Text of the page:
"Whenever I go into a restaurant, I order both a chicken and an egg to see which comes first"

Friday, April 22, 2011

Ron’s Recipes, Tuscany, and the Great Brasseries of Paris


A few years ago, my daughter gave me one of the best birthday gifts I have ever received – a blank book.  She said in the inscription: “This book is for recording your tasty recipes and special creations.  Maybe one day you’ll write a Parlato cookbook…”

The blank book is almost filled, so I thought I would start transcribing them, and giving some thoughts about each one.  I will do 4-5 per posting.  An important NOTE – these recipes are for people who know a bit about cooking.  The proportions are approximate, and in all cases, feel free to add or subtract.  My idea in the recipes is to give you the idea of a dish and the ingredients that go in it.  I have tried to be as accurate as possible on the amount of ingredients, but don’t slavishly follow the directions.

There are over 100 recipes; so I will simply begin at the beginning, noting those that are my particular favorites.

Papardelle with Sausage, Mushrooms, and Rosemary

The combination of Italian sausage, mushrooms, and rosemary is a classic.  It is Tuscan in inspiration, but the rosemary is Mediterranean.  The papardelle (very thick ribbon pasta) is perfect with the meat sauce.  Tuscan cooking is heavier than Mediterranean, lots of meat and beans…and all served with unsalted, crunchy crust whole wheat Tuscan bread.  Pasta fagioli  or pasta with beans (in Napolitan dialect “pasta fazool” ) is a delicious blend of garlic, celery, bacon, and canneloni beans; and I have always thought close to Tuscan meals.  This recipe, without beans, is delicious:

* Italian sausage (3 links)

* 2-3 cups porcini mushrooms (any dark mushrooms will do), cut in half

* 1/2 cup sherry (Amontillado is best – not too dry, not too sweet)

* 1-2 Tbsp. dried rosemary, crumbled lightly

* 1 Tbsp. extra virgin olive oil

* 1/2 cup freshly grated Italian parmesan cheese

* freshly-ground pepper and salt

* 1/2 lb. papardelle

- Sautee sausage in the olive oil , remove, and cut into 1” pieces, reserve.

- In the same frying pan, add the rosemary and mushrooms; sautee over high heat until the mushrooms start to get soft.  Add the sherry, keep at high heat, and cook until the mushrooms are done (there should be no liquid at the bottom of the frying pan).  Taste near the end of the cooking to adjust for more rosemary, sherry.  Add salt and freshly ground pepper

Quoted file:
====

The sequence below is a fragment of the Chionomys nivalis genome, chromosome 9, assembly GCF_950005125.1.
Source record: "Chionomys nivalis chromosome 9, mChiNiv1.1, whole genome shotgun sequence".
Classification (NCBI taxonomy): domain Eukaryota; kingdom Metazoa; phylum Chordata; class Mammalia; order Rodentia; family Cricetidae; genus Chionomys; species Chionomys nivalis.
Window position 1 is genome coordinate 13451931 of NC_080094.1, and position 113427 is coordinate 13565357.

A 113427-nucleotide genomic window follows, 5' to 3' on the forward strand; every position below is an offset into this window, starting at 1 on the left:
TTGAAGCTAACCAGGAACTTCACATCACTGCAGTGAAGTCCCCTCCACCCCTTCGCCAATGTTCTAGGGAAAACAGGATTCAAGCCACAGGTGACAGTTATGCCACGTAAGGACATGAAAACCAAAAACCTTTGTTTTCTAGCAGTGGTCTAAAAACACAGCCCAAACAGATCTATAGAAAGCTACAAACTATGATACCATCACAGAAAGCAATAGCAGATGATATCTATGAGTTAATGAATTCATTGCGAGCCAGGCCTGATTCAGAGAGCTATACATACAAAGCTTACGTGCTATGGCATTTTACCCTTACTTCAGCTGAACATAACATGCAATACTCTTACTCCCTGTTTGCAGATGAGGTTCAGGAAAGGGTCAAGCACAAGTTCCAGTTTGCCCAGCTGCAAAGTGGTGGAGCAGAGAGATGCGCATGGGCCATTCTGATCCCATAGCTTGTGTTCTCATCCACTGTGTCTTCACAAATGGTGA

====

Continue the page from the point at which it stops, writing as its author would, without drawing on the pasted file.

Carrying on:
- Combine the sausage and the mushrooms and let simmer for about 10 minutes to blend the flavors.

- Boil the papardelle to al dente

- Plate the papardelle and add the sausage/mushroom mix; sprinkle with parmesan cheese.  Serve

Papardelle with Four Kinds of Mushrooms

This is a wonderful variation of the above recipe.  The difference is that you use four kinds of mushrooms rather than one, you leave out the rosemary, and you add cream.  The cream makes all the difference,and gives the sauce a particular richness and a bit of a French touch. You can use your imagination with the mushrooms.  I have suggested shiitake as one of the mushrooms because of its particularly earthy flavor; and I recommend a dried Chinese mushroom because these have a very intense mushroom flavor.  You can add others as well.  The Dupont Circle Market on Sundays in the summer has an impressive array of mushrooms, and  I am sure most Farmers Markets do as well.  You want to choose the woodier, darker, more flavorful mushrooms for this dish.

* 4 kinds of mushrooms (porcini, chanterelle, oyster, shiitake etc., as above), cut in half

* 1 dried Chinese mushroom, hydrated, chopped

* 1 Tbsp. butter

* 1 Tbsp. olive oil

* 3 Italian sausage

* 1/2 cup sherry

* 1 cup of half-and-half

* 1 cup grated Italian parmesan

* 1/2 lb. papardelle

Same directions as above; except once the sausages and mushrooms are well combined, add the cream, stir until the mixture gets to a nice brownish hue, season with salt and pepper, serve over papardelle, sprinkle with parmesan and add a few grindings of pepper.